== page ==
topher

Just about every time I go to the library I head back to the cd section. Of course I’m looking for music that I know I’ll like, but often I’ll grab something that I know almost nothing about, just to see what it’s like.

Recently I grabbed a CD for the historical value. I feel like I have a pretty good handle on what people liked during World War 2, but not what they liked after the war. Did it change much? Were the artists different? So I picked up Billboard Pop Memories: 1945-1949.

Here’s a quick playlist:

  1. Riders In The Sky (A Cowboy Legend) – Vaughn Monroe & His Orchestra
  2. Manana (Is Soon Enough For Me) – Peggy Lee
  3. Heartaches – Ted Weems & His Orchestra
  4. The Old Lamp-Lighter – Swing & Sway W. Sammy Kaye
  5. My Dreams Are Getting Better All The Time – Les Brown & His Orchestra
  6. The Gypsy – Ink Spots
  7. Buttons And Bows – Dinah Shore And Her Happy Valley Boys
  8. Rumors Are Flying – Frankie Carle & His Orchestra
  9. Cruising Down The River – Russ Morgan & His Orchestra
  10. Sentimental Journey – Les Brown & His Orchestra

I only knew 2 of those songs previous to this CD, the first and the last. This list doesn’t show it, but some famous people sang on here as well. Doris Day did Sentimental Journey and My Dreams Are Getting Better All The Time and some other folks sang on the others. I’m assuming they were famous at the time.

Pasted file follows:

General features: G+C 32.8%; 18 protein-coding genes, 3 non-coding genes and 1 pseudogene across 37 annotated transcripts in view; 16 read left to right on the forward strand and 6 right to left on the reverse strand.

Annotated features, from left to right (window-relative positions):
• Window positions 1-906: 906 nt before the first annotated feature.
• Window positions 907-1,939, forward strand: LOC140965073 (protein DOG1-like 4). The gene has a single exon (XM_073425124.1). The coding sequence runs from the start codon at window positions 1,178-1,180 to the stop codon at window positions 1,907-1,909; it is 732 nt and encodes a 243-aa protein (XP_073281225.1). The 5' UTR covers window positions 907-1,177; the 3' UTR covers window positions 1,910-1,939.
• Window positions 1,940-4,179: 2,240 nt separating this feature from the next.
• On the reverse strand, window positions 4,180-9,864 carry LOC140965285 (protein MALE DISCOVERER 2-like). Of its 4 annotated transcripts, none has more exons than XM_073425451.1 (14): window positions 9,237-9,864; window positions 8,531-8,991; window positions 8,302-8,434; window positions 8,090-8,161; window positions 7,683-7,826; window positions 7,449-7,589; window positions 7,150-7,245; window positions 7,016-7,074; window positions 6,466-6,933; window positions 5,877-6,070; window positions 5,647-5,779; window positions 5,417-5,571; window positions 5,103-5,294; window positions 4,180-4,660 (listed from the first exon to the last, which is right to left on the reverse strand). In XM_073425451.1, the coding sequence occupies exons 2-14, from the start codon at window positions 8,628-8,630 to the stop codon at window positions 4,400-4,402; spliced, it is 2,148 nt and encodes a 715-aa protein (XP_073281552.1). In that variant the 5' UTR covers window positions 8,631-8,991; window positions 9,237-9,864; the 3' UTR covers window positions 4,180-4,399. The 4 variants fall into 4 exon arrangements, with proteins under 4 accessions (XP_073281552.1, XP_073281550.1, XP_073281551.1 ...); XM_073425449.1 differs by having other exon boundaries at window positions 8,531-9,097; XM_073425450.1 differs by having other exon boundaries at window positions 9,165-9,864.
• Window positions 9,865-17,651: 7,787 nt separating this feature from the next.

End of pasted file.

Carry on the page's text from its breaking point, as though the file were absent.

I quite enjoyed the album. I really liked The Old Lamp-Lighter. The folks that listened to this had parents and grandparents that remembered when there were lamp lighters, and I think that’s cool. I think it’s interesting that just a few years later in the 1950’s Rock was born, and this style of music was never really popular again.

The Rolling Stones formed in 1962, just 13 years after the end of this collection, and had dramatically different music. Not only that, they’re still making music.

The style of music on this CD is enduring, but the fact that music made by a group that formed just 13 years later is still popular is impressive to me.

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